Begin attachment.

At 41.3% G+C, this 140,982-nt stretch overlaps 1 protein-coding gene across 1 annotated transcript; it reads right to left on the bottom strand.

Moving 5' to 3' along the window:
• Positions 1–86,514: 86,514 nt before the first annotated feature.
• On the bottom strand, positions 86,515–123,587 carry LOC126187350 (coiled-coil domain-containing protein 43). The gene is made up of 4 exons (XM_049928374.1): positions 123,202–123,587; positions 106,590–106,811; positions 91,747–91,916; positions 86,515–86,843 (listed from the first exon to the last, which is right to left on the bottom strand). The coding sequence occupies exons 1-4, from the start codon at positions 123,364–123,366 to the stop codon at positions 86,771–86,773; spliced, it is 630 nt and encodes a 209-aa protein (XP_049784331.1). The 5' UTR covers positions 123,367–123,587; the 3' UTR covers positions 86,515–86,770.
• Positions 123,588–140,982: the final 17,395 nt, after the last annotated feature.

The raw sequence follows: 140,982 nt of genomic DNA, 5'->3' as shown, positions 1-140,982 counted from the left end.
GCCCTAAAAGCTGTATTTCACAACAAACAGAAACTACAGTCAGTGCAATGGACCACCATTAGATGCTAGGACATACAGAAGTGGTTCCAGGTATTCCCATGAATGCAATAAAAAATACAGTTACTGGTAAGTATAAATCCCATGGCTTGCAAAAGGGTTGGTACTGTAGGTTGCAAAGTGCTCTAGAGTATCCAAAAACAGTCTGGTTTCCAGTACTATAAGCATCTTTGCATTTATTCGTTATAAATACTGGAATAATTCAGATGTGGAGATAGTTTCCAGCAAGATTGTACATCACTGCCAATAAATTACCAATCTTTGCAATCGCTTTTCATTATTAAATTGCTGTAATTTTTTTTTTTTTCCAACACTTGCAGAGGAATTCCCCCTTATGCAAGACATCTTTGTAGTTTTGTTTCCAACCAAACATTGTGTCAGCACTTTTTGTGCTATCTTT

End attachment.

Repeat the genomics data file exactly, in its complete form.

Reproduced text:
At 41.3% G+C, this 140,982-nt stretch overlaps 1 protein-coding gene across 1 annotated transcript; it reads right to left on the bottom strand.

Moving 5' to 3' along the window:
• Positions 1–86,514: 86,514 nt before the first annotated feature.
• On the bottom strand, positions 86,515–123,587 carry LOC126187350 (coiled-coil domain-containing protein 43). The gene is made up of 4 exons (XM_049928374.1): positions 123,202–123,587; positions 106,590–106,811; positions 91,747–91,916; positions 86,515–86,843 (listed from the first exon to the last, which is right to left on the bottom strand). The coding sequence occupies exons 1-4, from the start codon at positions 123,364–123,366 to the stop codon at positions 86,771–86,773; spliced, it is 630 nt and encodes a 209-aa protein (XP_049784331.1). The 5' UTR covers positions 123,367–123,587; the 3' UTR covers positions 86,515–86,770.
• Positions 123,588–140,982: the final 17,395 nt, after the last annotated feature.

The raw sequence follows: 140,982 nt of genomic DNA, 5'->3' as shown, positions 1-140,982 counted from the left end.
GCCCTAAAAGCTGTATTTCACAACAAACAGAAACTACAGTCAGTGCAATGGACCACCATTAGATGCTAGGACATACAGAAGTGGTTCCAGGTATTCCCATGAATGCAATAAAAAATACAGTTACTGGTAAGTATAAATCCCATGGCTTGCAAAAGGGTTGGTACTGTAGGTTGCAAAGTGCTCTAGAGTATCCAAAAACAGTCTGGTTTCCAGTACTATAAGCATCTTTGCATTTATTCGTTATAAATACTGGAATAATTCAGATGTGGAGATAGTTTCCAGCAAGATTGTACATCACTGCCAATAAATTACCAATCTTTGCAATCGCTTTTCATTATTAAATTGCTGTAATTTTTTTTTTTTTCCAACACTTGCAGAGGAATTCCCCCTTATGCAAGACATCTTTGTAGTTTTGTTTCCAACCAAACATTGTGTCAGCACTTTTTGTGCTATCTTT